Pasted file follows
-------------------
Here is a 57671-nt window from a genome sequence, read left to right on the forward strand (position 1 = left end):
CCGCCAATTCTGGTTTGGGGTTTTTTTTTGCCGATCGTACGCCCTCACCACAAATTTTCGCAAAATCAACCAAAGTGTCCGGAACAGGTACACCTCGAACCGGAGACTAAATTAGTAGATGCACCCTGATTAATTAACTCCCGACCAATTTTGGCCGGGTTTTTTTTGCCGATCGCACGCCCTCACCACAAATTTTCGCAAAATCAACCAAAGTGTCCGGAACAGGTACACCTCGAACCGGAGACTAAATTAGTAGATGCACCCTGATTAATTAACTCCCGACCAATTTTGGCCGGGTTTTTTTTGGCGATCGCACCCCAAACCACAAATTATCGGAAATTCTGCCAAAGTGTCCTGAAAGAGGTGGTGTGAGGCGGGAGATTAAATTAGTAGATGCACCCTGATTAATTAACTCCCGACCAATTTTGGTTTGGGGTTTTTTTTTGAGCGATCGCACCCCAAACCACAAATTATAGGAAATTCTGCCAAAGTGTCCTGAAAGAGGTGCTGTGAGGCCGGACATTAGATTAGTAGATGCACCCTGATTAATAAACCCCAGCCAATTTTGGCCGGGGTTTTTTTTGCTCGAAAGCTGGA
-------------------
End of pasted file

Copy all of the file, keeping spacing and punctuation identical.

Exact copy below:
Here is a 57671-nt window from a genome sequence, read left to right on the forward strand (position 1 = left end):
CCGCCAATTCTGGTTTGGGGTTTTTTTTTGCCGATCGTACGCCCTCACCACAAATTTTCGCAAAATCAACCAAAGTGTCCGGAACAGGTACACCTCGAACCGGAGACTAAATTAGTAGATGCACCCTGATTAATTAACTCCCGACCAATTTTGGCCGGGTTTTTTTTGCCGATCGCACGCCCTCACCACAAATTTTCGCAAAATCAACCAAAGTGTCCGGAACAGGTACACCTCGAACCGGAGACTAAATTAGTAGATGCACCCTGATTAATTAACTCCCGACCAATTTTGGCCGGGTTTTTTTTGGCGATCGCACCCCAAACCACAAATTATCGGAAATTCTGCCAAAGTGTCCTGAAAGAGGTGGTGTGAGGCGGGAGATTAAATTAGTAGATGCACCCTGATTAATTAACTCCCGACCAATTTTGGTTTGGGGTTTTTTTTTGAGCGATCGCACCCCAAACCACAAATTATAGGAAATTCTGCCAAAGTGTCCTGAAAGAGGTGCTGTGAGGCCGGACATTAGATTAGTAGATGCACCCTGATTAATAAACCCCAGCCAATTTTGGCCGGGGTTTTTTTTGCTCGAAAGCTGGA